Just over two months have passed since I wrote the first update on our house renovation here. So much happened over the initial eight months from when we started (without any moments to really take it all in), so I thought I would save the next stage for a new post.
During the first few months of a renovation of this scale, the house is completely torn apart. There's something quite fascinating about seeing the bones stripped bare of a one hundred and twenty year old building. Everything is exposed, which often made my thoughts wander to those who lived here before us.
Visual evidence of this further heightens the feeling that you're really part of something ~ the newspapers laid beneath the floor from November 1960, the cigarette packets that suggest the 1950's, the nude canvas painting we found buried in the rafters ~ hidden so deeply, to suggest that it should never be found.
Stories of those who we will never know, but who we now share a connection with through the intimacies of our everyday lives.
When you reach the stage of putting the house back together again, you have a new found sense of responsibility. It really begins to feel like a gift to bring such an old building back to it's former glory.
It's of course not all as romantic as it sounds ~ there have been times where we felt completely out of our depth and like we had taken on too much. We had a frustrating two months where progress stopped, due to our own indecisiveness coinciding with tradespeople letting us down (if you have ever embarked on renovations of any size, you will know that decision making and tradespeople are two aspects of a project that will tip you over the edge at some stage).
But as our house is re-built, as we ponder the amount of decisions that we have already made, as we think of all the appreciation we have for the tradespeople who went above and beyond and as we look at our designs come to life, it's a pretty amazing feeling knowing that the building site that we've lived in for the last ten months is slowly morphing into our home.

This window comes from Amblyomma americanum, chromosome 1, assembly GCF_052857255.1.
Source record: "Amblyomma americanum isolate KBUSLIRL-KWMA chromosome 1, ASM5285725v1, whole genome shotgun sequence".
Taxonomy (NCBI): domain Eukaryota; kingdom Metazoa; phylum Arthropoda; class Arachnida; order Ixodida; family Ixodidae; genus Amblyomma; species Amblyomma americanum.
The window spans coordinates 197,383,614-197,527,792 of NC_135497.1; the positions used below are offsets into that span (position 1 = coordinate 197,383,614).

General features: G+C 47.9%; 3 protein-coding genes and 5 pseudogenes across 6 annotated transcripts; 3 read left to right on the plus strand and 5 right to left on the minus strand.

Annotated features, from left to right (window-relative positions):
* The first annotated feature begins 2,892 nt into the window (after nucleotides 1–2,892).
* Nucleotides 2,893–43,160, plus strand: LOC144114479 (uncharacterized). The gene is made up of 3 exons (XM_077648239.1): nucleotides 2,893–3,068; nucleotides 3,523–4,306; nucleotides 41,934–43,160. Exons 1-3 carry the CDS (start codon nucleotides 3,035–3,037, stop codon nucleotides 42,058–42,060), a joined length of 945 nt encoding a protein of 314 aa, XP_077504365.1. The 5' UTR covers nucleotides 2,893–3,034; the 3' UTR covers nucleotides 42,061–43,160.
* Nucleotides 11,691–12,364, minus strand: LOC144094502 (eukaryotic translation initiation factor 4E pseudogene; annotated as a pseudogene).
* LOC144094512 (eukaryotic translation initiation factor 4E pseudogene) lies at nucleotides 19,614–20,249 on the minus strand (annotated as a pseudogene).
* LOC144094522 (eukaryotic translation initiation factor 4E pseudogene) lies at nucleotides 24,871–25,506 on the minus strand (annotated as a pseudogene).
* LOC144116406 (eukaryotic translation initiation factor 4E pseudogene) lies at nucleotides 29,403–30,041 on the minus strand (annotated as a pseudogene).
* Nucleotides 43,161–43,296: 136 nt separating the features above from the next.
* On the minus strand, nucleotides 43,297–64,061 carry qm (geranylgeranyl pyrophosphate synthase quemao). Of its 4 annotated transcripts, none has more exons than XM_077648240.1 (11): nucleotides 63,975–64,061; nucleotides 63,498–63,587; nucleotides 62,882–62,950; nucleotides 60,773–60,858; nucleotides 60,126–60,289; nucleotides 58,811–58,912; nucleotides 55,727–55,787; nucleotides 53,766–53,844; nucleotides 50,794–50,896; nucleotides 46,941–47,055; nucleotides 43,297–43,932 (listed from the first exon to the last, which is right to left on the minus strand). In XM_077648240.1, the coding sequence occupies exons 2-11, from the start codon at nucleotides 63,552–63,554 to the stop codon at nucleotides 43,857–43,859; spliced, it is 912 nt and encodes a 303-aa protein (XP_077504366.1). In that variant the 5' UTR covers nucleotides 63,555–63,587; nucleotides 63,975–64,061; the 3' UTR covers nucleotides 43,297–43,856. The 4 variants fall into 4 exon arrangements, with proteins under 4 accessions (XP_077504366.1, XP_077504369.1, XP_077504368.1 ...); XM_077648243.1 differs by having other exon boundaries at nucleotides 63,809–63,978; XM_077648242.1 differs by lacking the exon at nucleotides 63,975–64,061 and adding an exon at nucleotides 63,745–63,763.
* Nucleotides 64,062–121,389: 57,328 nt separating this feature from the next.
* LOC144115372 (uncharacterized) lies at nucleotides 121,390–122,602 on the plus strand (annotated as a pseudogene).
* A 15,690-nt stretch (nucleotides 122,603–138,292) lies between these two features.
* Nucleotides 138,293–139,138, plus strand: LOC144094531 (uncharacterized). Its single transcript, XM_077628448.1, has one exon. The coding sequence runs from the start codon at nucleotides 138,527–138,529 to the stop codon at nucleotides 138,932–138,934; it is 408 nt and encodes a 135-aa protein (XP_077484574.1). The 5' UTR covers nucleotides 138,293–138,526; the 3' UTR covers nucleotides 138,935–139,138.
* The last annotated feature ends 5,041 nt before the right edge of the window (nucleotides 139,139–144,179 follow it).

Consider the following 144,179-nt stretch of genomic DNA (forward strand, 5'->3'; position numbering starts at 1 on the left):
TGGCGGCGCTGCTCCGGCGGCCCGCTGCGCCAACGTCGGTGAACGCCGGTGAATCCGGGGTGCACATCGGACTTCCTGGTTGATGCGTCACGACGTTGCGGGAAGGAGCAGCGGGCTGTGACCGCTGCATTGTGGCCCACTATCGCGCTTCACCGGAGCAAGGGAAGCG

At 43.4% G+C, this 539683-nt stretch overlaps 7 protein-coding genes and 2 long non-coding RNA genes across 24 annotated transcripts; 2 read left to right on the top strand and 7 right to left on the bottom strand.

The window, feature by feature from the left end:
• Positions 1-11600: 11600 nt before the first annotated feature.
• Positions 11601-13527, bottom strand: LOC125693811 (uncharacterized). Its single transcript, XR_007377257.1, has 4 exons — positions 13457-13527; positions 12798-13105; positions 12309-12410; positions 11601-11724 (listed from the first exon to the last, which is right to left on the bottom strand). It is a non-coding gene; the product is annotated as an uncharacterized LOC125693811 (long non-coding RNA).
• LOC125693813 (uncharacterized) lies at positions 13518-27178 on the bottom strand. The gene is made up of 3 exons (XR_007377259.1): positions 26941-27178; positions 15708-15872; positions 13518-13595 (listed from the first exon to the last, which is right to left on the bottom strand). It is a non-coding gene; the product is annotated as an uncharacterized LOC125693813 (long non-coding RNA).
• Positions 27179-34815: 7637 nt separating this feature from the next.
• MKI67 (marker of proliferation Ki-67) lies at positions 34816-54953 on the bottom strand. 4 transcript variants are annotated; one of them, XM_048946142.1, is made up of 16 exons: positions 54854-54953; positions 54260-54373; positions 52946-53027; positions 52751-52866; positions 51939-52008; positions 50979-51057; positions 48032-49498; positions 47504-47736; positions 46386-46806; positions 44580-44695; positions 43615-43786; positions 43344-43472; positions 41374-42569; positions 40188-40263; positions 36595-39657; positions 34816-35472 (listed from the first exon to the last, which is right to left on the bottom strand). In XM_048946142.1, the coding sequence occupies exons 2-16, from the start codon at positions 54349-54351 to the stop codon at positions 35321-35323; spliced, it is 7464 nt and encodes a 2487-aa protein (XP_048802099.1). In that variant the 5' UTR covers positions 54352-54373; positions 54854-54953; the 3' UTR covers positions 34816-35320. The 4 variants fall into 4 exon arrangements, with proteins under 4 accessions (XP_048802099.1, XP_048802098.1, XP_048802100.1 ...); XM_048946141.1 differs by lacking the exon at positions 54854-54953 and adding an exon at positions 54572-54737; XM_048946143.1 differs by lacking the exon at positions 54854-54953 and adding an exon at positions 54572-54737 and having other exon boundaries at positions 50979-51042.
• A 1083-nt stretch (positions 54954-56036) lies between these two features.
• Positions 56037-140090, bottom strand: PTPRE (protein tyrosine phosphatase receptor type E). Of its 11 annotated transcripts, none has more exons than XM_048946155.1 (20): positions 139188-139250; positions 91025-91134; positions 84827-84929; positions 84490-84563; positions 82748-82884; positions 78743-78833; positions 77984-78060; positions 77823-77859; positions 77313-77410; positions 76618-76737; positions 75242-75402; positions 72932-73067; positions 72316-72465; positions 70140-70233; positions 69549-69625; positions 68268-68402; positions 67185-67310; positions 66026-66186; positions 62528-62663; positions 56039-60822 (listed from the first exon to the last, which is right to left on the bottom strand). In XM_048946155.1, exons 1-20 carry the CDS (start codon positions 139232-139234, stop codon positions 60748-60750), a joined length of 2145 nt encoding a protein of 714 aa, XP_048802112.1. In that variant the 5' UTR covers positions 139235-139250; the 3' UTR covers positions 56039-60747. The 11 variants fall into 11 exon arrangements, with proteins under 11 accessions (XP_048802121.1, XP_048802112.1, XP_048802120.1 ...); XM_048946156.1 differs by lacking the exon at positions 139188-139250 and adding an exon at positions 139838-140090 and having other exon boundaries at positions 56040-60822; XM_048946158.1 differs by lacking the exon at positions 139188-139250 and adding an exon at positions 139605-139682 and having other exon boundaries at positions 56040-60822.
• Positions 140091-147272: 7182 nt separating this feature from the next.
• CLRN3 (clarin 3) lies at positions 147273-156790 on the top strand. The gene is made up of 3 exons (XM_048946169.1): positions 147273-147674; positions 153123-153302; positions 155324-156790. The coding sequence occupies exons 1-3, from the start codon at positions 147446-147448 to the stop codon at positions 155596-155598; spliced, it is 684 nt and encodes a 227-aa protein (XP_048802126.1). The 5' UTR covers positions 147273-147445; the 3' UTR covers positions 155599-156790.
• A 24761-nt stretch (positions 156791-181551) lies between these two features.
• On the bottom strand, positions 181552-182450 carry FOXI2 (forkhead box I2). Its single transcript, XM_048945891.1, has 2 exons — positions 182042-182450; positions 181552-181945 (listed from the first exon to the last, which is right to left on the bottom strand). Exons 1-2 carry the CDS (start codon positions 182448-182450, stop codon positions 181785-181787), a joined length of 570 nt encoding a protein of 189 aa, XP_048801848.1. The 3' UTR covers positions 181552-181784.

The upstairs hallway with freshly plastered walls, the original, deep skirting that looks so lovely with the near three meter tall ceilings and the beginnings of a staircase extension into the loft.
The fabric and patina of a one hundred and twenty year old building that tells the stories of lives before ours.
A quiet moment in our bedroom once the new timber sash windows had been installed (it was a lovely day indeed when the metal casement windows were removed to make way for these beauties).
Freshly plastered walls in the main bedroom. Very tempted to never paint over them....the colour, matt finish and texture have my heart.
A new window beneath the sloping ceiling in the utility room. The quirks of an old home that I have come to adore.
Travertine stone tiles, an original Victorian door key and a curved wall (we have a few curved walls throughout the property and it's one of my favourite features).
The main bathroom coming together with freshly plastered wall. The old bath has been our only source of water in the house since February and has served us well.
The shower in the main bathroom. The day that we can use this can't come soon enough.
Our WC in the making. We have something very beautiful planned for the smallest room in the house.
The loft, which will be my work studio for both 'Kelly Love' and 'Broomhill Interiors'.
Victorian houses are often quite long and narrow, which can mean dark hallways. We've added a huge skylight above the stairs and it's flooded the floors below with light.
Our loft bathroom ~ the light in here is truly something to behold.
I wrote the first post on our house almost two years ago (which you can read here) and I can't quite believe how much thought has gone into every stage since then. It feels like we have really considered every corner and we're now starting to reap the benefits of seeing our designs progress.
Stay tuned for my next post when the prettier parts will really start to come to life....